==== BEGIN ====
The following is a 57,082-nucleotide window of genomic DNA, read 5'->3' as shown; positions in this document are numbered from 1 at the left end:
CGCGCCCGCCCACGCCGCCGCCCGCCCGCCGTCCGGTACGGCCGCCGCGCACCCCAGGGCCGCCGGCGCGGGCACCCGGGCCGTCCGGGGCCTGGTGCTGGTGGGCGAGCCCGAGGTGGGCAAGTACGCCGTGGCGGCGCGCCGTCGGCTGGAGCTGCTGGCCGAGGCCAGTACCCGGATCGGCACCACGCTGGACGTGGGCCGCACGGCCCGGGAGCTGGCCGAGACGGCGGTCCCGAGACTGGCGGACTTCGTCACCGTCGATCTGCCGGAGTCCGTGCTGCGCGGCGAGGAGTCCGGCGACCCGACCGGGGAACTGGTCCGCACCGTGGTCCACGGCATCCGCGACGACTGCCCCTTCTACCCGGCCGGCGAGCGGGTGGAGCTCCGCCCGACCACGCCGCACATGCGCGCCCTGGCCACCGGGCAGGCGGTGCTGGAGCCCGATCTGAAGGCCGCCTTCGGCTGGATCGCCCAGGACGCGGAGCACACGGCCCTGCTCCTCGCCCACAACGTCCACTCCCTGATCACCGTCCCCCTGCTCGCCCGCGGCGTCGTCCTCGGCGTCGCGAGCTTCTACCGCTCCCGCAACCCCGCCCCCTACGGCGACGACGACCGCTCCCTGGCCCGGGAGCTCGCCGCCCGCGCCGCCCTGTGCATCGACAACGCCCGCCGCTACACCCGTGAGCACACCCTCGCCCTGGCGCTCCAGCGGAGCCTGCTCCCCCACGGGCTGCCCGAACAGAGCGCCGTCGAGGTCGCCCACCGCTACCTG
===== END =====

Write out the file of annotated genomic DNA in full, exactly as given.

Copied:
The following is a 57,082-nucleotide window of genomic DNA, read 5'->3' as shown; positions in this document are numbered from 1 at the left end:
CGCGCCCGCCCACGCCGCCGCCCGCCCGCCGTCCGGTACGGCCGCCGCGCACCCCAGGGCCGCCGGCGCGGGCACCCGGGCCGTCCGGGGCCTGGTGCTGGTGGGCGAGCCCGAGGTGGGCAAGTACGCCGTGGCGGCGCGCCGTCGGCTGGAGCTGCTGGCCGAGGCCAGTACCCGGATCGGCACCACGCTGGACGTGGGCCGCACGGCCCGGGAGCTGGCCGAGACGGCGGTCCCGAGACTGGCGGACTTCGTCACCGTCGATCTGCCGGAGTCCGTGCTGCGCGGCGAGGAGTCCGGCGACCCGACCGGGGAACTGGTCCGCACCGTGGTCCACGGCATCCGCGACGACTGCCCCTTCTACCCGGCCGGCGAGCGGGTGGAGCTCCGCCCGACCACGCCGCACATGCGCGCCCTGGCCACCGGGCAGGCGGTGCTGGAGCCCGATCTGAAGGCCGCCTTCGGCTGGATCGCCCAGGACGCGGAGCACACGGCCCTGCTCCTCGCCCACAACGTCCACTCCCTGATCACCGTCCCCCTGCTCGCCCGCGGCGTCGTCCTCGGCGTCGCGAGCTTCTACCGCTCCCGCAACCCCGCCCCCTACGGCGACGACGACCGCTCCCTGGCCCGGGAGCTCGCCGCCCGCGCCGCCCTGTGCATCGACAACGCCCGCCGCTACACCCGTGAGCACACCCTCGCCCTGGCGCTCCAGCGGAGCCTGCTCCCCCACGGGCTGCCCGAACAGAGCGCCGTCGAGGTCGCCCACCGCTACCTG